Scottish actor Ken Hutchison, who played Van Horne’s sidekick, Emmet Keogh, had a near catastrophic accident near the end of filming in which he cut himself on some broken glass, opening a gash from wrist to elbow. He was discovered by Mitchum’s wife Dorothy, who applied a life saving tourniquet to stop the bleeding. Since Hutchison was in nearly every scene, the insurance company covering the production shut it down for a month for him to heal. When he returned, he was unable to do anything strenuous, and had to keep the arm covered. With the long layoff, the cast and crew just wanted to get the film done, resulting in confusion, continuity gaps and dislocation. [Wikipedia]

“It is more than speculation… it is a prediction!”

1978: The Swarm is an American disaster-horror film about a killer bee invasion of Texas. It was adapted from a novel of the same name by Arthur Herzog.

The director was Irwin Allen, and the cast included Michael Caine, Katharine Ross, Richard Widmark, Richard Chamberlain, Olivia de Havilland, Ben Johnson, Lee Grant, Jose Ferrer, Patty Duke, Slim Pickens, Bradford Dillman, Fred MacMurray (in his final film appearance), and Henry Fonda. It received negative reviews and was a box-office failure, and many consider it to be one of the worst films ever made. It did receive a nomination for the Academy Award for Best Costume Design (Paul Zastupnevich). [Wikipedia]

Killer bees from South America have been breeding with the gentler bees of more northern climes, slowly extending their territory northward decade after decade. Entomologist Brad Crane (Caine) has discovered that something is making them come together in huge, killer swarms. He wants to keep General Slater (Widmark) from using military tactics that might further upset the balance of nature as they join to try to stop the swarms from approaching Houston. [IMDb]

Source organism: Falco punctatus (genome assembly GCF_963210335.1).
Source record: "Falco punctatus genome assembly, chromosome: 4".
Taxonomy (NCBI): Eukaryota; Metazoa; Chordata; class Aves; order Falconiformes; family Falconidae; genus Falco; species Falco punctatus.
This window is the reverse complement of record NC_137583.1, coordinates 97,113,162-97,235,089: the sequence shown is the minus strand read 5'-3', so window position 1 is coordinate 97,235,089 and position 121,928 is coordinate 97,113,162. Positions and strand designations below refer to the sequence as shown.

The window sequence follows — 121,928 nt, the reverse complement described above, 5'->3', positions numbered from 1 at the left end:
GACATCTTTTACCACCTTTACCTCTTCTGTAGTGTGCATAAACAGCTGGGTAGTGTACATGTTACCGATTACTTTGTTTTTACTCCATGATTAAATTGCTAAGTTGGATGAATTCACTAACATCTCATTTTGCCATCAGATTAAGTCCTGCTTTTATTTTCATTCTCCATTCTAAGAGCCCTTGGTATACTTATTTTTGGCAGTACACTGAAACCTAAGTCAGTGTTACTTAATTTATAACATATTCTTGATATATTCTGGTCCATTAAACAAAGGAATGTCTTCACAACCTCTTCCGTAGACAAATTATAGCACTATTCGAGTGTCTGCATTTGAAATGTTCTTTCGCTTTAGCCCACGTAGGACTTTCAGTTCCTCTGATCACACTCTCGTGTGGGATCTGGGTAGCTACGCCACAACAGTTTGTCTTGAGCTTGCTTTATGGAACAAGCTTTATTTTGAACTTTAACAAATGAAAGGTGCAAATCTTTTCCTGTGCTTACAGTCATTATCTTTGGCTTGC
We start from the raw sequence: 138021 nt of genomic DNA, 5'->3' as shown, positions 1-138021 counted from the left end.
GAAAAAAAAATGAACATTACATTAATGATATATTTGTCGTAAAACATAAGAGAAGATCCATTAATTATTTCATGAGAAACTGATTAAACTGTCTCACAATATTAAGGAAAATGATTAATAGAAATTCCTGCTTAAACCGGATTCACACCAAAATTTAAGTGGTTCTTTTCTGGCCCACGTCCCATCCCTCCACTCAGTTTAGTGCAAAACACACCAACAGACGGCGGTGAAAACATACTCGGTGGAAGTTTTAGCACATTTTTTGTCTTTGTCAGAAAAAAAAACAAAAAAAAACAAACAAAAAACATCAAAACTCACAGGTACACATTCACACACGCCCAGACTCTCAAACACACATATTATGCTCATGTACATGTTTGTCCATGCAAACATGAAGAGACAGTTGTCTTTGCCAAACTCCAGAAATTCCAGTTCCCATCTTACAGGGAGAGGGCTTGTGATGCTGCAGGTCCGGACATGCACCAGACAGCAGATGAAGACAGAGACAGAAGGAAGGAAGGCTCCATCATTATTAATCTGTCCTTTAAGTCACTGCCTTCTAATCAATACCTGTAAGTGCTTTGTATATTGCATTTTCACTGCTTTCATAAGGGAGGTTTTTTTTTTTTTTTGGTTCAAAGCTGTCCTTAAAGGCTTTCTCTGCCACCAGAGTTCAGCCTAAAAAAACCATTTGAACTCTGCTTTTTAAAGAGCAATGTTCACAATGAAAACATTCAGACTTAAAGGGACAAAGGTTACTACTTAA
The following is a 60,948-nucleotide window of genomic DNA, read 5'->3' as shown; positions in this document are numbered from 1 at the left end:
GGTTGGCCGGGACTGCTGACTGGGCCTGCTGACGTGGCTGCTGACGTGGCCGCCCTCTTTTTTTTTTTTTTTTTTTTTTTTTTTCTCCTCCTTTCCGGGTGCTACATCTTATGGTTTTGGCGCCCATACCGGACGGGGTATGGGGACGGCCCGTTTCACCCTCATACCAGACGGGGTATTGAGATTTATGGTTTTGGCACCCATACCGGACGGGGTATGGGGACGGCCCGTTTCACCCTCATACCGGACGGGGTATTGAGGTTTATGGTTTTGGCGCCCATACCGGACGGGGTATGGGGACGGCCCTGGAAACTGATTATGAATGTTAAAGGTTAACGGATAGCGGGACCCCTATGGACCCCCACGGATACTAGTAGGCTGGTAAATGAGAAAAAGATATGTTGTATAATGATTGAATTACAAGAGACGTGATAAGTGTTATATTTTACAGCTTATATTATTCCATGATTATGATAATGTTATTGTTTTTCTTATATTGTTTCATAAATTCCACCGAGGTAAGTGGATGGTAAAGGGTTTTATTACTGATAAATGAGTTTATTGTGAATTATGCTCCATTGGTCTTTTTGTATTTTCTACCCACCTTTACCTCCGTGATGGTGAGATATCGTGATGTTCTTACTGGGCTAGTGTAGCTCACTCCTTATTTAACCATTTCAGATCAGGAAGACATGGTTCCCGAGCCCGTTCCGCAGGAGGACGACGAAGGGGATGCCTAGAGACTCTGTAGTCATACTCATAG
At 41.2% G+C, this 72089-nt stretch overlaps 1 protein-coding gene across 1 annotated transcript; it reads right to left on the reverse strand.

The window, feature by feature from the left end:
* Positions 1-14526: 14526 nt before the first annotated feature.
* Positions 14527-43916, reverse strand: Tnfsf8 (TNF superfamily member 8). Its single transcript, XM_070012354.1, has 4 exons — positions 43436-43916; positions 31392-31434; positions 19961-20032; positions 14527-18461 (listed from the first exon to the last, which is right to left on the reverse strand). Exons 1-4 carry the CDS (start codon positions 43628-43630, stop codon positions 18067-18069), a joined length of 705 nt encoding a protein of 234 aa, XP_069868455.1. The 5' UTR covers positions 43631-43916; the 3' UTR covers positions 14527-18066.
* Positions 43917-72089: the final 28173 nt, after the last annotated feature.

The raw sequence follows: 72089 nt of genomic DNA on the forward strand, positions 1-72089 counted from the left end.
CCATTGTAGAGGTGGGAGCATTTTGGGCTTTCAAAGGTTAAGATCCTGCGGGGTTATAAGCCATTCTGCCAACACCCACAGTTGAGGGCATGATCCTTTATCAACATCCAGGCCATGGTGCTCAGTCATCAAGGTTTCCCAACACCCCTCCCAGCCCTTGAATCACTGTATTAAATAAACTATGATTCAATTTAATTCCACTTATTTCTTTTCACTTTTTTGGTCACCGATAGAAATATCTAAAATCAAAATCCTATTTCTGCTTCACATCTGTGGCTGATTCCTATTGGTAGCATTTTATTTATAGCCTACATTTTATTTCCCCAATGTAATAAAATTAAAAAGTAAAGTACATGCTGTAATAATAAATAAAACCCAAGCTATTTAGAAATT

July 13 in US cinemas

Click on a poster…



1960: Hercules Unchained is a 1959 Italian-French epic fantasy feature film starring Steve Reeves and Sylva Koscina in a story about two warring brothers and Hercules’ tribulations in the court of Queen Omphale. The film is the sequel to the Reeves vehicle Hercules (1957) and marks Reeves’ second – and last – appearance as Hercules. The film’s screenplay, loosely based upon various Greek myths and dramas, was written by Ennio De Concini and Pietro Francisci with Francisci directing and Bruno Vailati and Ferruccio De Martino producing the film.

While travelling, Hercules is asked to intervene in a quarrel between two brothers, Eteocles and Polynices, over who should rule Thebes. Before he can complete this task, Hercules drinks from a magic spring and is hypnotized by a harem girl who dances the “Dance of Shiva”, loses his memory and becomes the captive of Queen Omphale of Lydia. The Queen keeps men until she tires of them, then has them made into statues. While young Ulysses tries to help him regain his memory, Hercules’ wife, Iole, finds herself in danger from Eteocles, current ruler of Thebes, who plans on throwing her to the wild beasts in his entertainment arena. Hercules slays three tigers in succession and rescues his wife, then assists the Theban army in repelling mercenary attackers hired by Polynices. The two brothers ultimately fight one another for the throne and end up killing each other; the good high priest Creon is elected by acclaim. [Wikipedia]


1977: The Island of Dr. Moreau is a science fiction film, and is the second English-language adaptation of the H. G. Wells novel of the same name, a story of a scientist who attempts to convert animals into human beings. The film stars Burt Lancaster, Michael York, Nigel Davenport, Barbara Carrera, and Richard Basehart, and is directed by Don Taylor.

This movie is the second in A.I.P.’s H.G. Wells film cycle, which includes The Food of the Gods (1976) and Empire of the Ants (1977). [Wikipedia]